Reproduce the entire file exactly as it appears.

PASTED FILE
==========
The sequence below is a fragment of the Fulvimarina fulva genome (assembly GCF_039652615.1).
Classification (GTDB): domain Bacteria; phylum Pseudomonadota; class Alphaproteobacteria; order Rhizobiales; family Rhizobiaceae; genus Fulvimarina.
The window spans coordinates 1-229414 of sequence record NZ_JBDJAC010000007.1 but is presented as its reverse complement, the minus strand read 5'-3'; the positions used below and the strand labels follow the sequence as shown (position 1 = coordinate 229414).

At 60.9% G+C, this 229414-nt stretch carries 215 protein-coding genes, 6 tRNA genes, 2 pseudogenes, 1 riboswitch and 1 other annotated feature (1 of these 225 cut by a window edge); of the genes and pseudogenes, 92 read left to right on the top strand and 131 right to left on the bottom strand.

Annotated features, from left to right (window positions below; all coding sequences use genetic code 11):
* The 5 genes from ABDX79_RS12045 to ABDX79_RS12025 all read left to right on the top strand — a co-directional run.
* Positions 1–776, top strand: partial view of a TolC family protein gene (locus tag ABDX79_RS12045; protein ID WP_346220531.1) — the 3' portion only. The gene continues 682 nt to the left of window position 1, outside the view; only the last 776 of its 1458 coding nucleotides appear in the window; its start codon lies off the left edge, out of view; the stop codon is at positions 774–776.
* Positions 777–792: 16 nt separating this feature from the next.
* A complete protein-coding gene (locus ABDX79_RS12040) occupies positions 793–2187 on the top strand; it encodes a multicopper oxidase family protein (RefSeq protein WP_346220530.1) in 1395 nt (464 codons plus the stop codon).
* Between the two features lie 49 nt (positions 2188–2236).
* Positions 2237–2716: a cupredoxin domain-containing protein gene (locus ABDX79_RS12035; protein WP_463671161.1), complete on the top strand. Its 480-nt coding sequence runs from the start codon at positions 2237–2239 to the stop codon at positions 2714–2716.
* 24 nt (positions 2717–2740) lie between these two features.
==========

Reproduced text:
The sequence below is a fragment of the Fulvimarina fulva genome (assembly GCF_039652615.1).
Classification (GTDB): domain Bacteria; phylum Pseudomonadota; class Alphaproteobacteria; order Rhizobiales; family Rhizobiaceae; genus Fulvimarina.
The window spans coordinates 1-229414 of sequence record NZ_JBDJAC010000007.1 but is presented as its reverse complement, the minus strand read 5'-3'; the positions used below and the strand labels follow the sequence as shown (position 1 = coordinate 229414).

At 60.9% G+C, this 229414-nt stretch carries 215 protein-coding genes, 6 tRNA genes, 2 pseudogenes, 1 riboswitch and 1 other annotated feature (1 of these 225 cut by a window edge); of the genes and pseudogenes, 92 read left to right on the top strand and 131 right to left on the bottom strand.

Annotated features, from left to right (window positions below; all coding sequences use genetic code 11):
* The 5 genes from ABDX79_RS12045 to ABDX79_RS12025 all read left to right on the top strand — a co-directional run.
* Positions 1–776, top strand: partial view of a TolC family protein gene (locus tag ABDX79_RS12045; protein ID WP_346220531.1) — the 3' portion only. The gene continues 682 nt to the left of window position 1, outside the view; only the last 776 of its 1458 coding nucleotides appear in the window; its start codon lies off the left edge, out of view; the stop codon is at positions 774–776.
* Positions 777–792: 16 nt separating this feature from the next.
* A complete protein-coding gene (locus ABDX79_RS12040) occupies positions 793–2187 on the top strand; it encodes a multicopper oxidase family protein (RefSeq protein WP_346220530.1) in 1395 nt (464 codons plus the stop codon).
* Between the two features lie 49 nt (positions 2188–2236).
* Positions 2237–2716: a cupredoxin domain-containing protein gene (locus ABDX79_RS12035; protein WP_463671161.1), complete on the top strand. Its 480-nt coding sequence runs from the start codon at positions 2237–2239 to the stop codon at positions 2714–2716.
* 24 nt (positions 2717–2740) lie between these two features.